Re: Summary of CUT discussions
Joey Hess, 2010-09-27 15:26:10 -0400 :
> Roland Mas wrote:
>> At least for some packages, it's hard enough ensuring a more-or-less
>> pleasant experience in a stable release; trying to provide it on a
>> moving target is *much* more work, especially if one must support
>> upgrades from any version younger than X months (as has been
>> suggested). This is not something that I can currently support, and
>> it shouldn't be something that “we” can claim to support because that
>> would be a lie. And if, as a maintainer, I'm told by whatever
>> powers-that-be that I need to care for this use case from now on, I'm
>> not likely to take that with a smile.
> Well, we know that fully 27% of popcon-reporting users already use
> unstable or testing. So in general, developers already have an incentive
> to keep unstable and testing usable for those users, not just stable.
I'm fine with an incentive. An official promise by the project that
unstable and testing (or rolling) *will* be usable, on the other hand,
makes me really nervous.
> There are always going to be special cases, like gforge/fusionforge,
> which I assume is what you're specifically talking about.
Good guess :-)
> If I'm reading this graph right, there are roughly no users of
> fusionforge yet. Obviously it doesn't make sense for you to spend time
> on unstable-to-unstable upgrades.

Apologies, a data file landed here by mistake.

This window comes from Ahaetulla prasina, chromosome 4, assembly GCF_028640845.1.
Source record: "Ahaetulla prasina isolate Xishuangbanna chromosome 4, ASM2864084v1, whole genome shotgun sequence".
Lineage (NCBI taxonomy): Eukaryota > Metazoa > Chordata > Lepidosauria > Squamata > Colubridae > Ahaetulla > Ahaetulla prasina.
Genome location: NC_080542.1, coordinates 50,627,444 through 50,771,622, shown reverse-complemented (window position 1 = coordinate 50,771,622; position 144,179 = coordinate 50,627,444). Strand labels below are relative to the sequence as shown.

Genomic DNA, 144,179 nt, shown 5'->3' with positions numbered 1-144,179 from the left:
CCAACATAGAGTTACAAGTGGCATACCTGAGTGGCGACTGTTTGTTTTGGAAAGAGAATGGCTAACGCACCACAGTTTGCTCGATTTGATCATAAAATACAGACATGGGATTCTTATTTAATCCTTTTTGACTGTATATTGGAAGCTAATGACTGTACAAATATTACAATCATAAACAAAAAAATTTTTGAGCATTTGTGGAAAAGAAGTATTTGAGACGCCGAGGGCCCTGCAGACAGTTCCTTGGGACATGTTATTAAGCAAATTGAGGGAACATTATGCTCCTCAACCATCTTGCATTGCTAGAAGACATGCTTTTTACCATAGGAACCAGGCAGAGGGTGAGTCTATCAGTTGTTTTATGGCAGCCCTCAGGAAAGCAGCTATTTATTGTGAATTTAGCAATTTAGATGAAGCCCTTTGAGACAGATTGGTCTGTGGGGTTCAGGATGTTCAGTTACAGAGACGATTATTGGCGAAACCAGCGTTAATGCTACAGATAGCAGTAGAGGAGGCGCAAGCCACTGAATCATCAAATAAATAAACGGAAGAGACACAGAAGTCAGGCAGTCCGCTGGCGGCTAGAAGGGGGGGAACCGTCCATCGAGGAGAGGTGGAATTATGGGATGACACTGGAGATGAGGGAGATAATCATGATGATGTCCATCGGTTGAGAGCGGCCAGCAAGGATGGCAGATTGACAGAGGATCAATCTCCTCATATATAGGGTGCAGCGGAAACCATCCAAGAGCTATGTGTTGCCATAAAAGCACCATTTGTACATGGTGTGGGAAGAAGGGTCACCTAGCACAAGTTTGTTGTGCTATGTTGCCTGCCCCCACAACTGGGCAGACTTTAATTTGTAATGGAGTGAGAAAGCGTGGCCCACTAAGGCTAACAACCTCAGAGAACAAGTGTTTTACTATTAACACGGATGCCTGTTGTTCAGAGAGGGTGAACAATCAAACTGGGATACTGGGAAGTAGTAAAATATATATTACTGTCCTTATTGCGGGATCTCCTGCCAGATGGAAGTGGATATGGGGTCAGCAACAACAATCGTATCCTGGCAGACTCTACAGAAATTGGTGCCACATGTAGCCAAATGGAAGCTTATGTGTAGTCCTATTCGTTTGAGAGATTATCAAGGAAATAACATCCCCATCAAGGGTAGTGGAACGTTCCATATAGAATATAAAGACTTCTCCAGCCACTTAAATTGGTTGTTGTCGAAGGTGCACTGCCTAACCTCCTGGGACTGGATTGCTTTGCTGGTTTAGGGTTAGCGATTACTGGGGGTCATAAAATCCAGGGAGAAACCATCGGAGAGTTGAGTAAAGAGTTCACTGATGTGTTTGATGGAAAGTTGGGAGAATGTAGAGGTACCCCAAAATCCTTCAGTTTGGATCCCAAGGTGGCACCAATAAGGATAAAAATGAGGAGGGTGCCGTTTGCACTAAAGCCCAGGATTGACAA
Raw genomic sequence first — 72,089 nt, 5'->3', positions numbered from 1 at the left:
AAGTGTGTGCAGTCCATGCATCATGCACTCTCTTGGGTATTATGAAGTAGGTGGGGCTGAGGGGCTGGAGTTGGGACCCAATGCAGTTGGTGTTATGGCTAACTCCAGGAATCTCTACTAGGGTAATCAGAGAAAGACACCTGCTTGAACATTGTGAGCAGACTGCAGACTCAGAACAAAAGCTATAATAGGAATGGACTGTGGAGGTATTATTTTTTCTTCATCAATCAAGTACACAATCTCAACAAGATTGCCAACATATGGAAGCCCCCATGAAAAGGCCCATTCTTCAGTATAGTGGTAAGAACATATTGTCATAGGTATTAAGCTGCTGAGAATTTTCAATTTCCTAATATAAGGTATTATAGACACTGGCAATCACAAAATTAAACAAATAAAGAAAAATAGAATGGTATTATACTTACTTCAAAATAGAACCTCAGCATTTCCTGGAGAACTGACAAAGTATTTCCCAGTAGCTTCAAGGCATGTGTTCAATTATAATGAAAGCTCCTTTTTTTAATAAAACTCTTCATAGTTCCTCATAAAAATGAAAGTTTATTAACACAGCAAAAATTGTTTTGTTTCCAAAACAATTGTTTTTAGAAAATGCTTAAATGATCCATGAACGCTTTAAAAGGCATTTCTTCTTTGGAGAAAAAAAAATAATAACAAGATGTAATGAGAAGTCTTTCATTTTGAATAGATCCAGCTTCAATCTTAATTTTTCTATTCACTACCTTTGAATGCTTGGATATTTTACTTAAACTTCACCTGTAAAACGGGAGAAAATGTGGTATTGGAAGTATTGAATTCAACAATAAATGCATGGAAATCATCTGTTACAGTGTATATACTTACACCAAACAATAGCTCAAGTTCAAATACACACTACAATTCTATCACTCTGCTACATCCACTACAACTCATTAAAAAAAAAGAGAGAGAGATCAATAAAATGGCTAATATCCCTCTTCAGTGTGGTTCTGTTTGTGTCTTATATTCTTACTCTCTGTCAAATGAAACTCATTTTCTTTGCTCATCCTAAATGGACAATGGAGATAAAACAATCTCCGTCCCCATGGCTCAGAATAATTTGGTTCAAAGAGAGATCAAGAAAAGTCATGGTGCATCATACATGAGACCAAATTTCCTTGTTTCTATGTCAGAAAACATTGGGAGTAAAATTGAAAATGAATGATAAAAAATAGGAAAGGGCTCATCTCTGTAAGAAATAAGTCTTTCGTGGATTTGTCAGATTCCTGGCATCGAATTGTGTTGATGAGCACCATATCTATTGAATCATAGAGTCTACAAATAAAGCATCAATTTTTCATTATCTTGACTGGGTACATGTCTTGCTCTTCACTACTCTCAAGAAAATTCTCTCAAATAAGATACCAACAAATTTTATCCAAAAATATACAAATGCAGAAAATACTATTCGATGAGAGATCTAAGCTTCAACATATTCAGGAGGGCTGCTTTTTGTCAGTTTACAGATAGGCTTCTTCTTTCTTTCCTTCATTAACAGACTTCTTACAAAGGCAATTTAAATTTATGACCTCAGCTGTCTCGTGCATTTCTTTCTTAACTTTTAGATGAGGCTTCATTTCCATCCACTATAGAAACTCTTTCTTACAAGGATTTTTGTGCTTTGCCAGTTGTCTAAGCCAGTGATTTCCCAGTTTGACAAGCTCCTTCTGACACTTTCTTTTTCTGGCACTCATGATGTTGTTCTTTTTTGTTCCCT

> I wouldn't be at all surprised if CUT ended up being mostly used for
> desktop systems, and not for servers, since the desktop is exactly the
> area where rolling releases with constant shiny stuff and new hardware
> support is most needed.
Certainly. And CUT is very probably going to be useful for them, just
as testing can also be useful. However, from what I understand,
CUT/rolling is going to be basically testing plus chromium
(oversimplified). I'm completely fine with that, as it's just another
suite that flows from unstable. The problem arises from what we, as a
project, tell the world CUT is. If we want to call it “safe for many
users” or “supported”, which is as far as I know its most important
selling point, then we need to take out some packages. I don't know how
many, but at least some; fusionforge is admittedly pathological, but I
wouldn't be surprised about other applications that use a database and
need to care about data migration. Wikis, webapps, ERPs, collection
management stuff, that sort of thing. Do we need those in CUT? I don't
know. But CUT suddenly becomes testing plus chromium minus a number of
packages. If that still fits the goals of CUT, then by all means go
ahead; I was just reacting to the stance that it's only a communication
issue, because it clearly isn't.
Neko-no me-to, onna-gokoro-to, aki-no-sora. -- Proverbe japonais
(« Souvent femme varie, bien fol est qui s'y fie. »)